Average maximum temperature was 29.54 degrees Celsius, sets precedent for a blistering summer
India has faced its hottest February in 2023 since record-keeping began in 1901, according to India Meteorological Department. The average maximum temperature was 29.54 degrees Celsius.
A huge reason for this is the dearth of winter rain (caused by weak western disturbances), clear skies and anticyclones. The country received 68 per cent less than normal rainfall this February. This sets a precedent for a blistering summer with the ‘enhanced probability’ of heatwaves between March and May.
While heatwaves are common in India, last March was India’s hottest since 1901. About 15 states were affected because of the recurrent heatwaves, including the hilly state of Himachal Pradesh. This forced the government to ban wheat exports, which led to a domestic price rise.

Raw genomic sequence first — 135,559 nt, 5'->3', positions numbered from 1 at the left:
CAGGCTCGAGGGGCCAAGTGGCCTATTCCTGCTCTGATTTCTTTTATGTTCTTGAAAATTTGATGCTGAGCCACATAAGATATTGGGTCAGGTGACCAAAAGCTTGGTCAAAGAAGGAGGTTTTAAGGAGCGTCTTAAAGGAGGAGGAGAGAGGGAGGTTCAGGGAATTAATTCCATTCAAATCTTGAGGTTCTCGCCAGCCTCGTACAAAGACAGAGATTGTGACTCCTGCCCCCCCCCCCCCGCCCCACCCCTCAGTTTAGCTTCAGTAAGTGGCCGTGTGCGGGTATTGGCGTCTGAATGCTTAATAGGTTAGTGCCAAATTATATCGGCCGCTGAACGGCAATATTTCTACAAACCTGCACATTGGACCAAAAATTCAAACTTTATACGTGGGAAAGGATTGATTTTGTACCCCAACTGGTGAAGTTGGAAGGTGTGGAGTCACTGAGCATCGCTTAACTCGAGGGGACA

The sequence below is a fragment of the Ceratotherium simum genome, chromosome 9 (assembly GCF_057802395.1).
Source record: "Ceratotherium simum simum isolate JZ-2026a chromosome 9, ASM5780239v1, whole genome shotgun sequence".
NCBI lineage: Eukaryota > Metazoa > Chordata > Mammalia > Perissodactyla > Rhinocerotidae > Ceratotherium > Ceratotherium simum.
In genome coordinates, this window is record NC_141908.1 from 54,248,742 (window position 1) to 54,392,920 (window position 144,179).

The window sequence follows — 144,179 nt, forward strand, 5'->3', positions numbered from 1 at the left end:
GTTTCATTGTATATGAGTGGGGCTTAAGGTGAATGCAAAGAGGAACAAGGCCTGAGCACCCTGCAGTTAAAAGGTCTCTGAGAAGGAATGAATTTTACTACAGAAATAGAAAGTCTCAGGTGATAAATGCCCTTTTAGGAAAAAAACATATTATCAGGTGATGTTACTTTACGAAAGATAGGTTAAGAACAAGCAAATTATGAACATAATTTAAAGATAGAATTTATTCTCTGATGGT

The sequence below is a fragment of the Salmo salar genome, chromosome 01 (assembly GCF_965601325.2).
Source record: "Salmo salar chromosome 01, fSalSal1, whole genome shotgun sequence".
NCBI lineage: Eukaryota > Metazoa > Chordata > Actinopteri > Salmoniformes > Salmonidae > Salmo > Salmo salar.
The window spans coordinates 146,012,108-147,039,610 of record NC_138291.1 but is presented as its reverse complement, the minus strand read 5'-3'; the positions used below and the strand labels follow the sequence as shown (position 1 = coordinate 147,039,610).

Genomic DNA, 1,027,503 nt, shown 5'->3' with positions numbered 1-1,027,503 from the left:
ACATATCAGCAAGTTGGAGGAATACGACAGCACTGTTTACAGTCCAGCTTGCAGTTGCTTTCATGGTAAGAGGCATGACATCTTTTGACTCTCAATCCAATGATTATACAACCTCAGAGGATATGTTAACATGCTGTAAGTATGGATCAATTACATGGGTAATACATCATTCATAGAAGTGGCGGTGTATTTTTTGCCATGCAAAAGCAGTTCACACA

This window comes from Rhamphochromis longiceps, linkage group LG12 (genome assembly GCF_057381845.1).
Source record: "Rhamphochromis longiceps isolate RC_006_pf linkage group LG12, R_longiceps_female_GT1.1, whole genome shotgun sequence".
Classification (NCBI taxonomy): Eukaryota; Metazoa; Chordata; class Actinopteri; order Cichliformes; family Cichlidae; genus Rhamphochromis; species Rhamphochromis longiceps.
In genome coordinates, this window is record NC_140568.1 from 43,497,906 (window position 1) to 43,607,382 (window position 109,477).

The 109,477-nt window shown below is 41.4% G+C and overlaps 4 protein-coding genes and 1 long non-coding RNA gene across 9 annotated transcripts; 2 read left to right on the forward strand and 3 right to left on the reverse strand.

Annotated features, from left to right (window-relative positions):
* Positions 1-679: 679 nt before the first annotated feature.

Heat stress has already affected the standing wheat crop this time, which has led to the government issuing advisories to farmers to manage the stress. India is the second largest wheat producer in the world after China. Other crops that might be affected include mangoes, chickpeas and rapeseed.
A Lancet study in 2022 found that India saw a 55 per cent rise in deaths due to extreme heat between 2000-2004 and 2017-2021. Exposure to heat also caused a loss of 167.2 billion potential labour hours among Indians in 2021, the study noted. Additional heatwaves this time could increase the power demand multifold.
As for the world, in February 2022, temperatures were above average over western and northern Russia and parts of the Arctic Ocean, and below average over large parts of North America and China.
Europe as a whole was more than 2ºC warmer than average, yet 1.6°C cooler than the warmest February (February 1990) in the record dating back to 1979.
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